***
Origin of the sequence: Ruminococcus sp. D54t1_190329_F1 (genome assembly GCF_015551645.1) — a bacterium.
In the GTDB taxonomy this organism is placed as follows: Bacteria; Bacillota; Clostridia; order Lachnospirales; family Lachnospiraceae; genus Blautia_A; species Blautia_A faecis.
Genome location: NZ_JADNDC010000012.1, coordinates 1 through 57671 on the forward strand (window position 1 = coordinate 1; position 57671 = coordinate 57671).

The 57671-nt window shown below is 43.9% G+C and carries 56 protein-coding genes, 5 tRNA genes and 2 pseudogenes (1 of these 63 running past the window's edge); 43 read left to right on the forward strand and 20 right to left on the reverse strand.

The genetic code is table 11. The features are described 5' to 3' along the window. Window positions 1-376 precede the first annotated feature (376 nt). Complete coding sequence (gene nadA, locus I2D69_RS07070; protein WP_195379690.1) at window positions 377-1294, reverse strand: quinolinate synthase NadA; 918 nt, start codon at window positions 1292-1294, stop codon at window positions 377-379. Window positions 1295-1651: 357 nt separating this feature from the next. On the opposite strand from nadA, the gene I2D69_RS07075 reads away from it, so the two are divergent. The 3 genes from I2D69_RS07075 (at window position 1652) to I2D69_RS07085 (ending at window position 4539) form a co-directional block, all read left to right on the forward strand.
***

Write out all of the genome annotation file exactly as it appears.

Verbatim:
Origin of the sequence: Ruminococcus sp. D54t1_190329_F1 (genome assembly GCF_015551645.1) — a bacterium.
In the GTDB taxonomy this organism is placed as follows: Bacteria; Bacillota; Clostridia; order Lachnospirales; family Lachnospiraceae; genus Blautia_A; species Blautia_A faecis.
Genome location: NZ_JADNDC010000012.1, coordinates 1 through 57671 on the forward strand (window position 1 = coordinate 1; position 57671 = coordinate 57671).

The 57671-nt window shown below is 43.9% G+C and carries 56 protein-coding genes, 5 tRNA genes and 2 pseudogenes (1 of these 63 running past the window's edge); 43 read left to right on the forward strand and 20 right to left on the reverse strand.

The genetic code is table 11. The features are described 5' to 3' along the window. Window positions 1-376 precede the first annotated feature (376 nt). Complete coding sequence (gene nadA, locus I2D69_RS07070; protein WP_195379690.1) at window positions 377-1294, reverse strand: quinolinate synthase NadA; 918 nt, start codon at window positions 1292-1294, stop codon at window positions 377-379. Window positions 1295-1651: 357 nt separating this feature from the next. On the opposite strand from nadA, the gene I2D69_RS07075 reads away from it, so the two are divergent. The 3 genes from I2D69_RS07075 (at window position 1652) to I2D69_RS07085 (ending at window position 4539) form a co-directional block, all read left to right on the forward strand.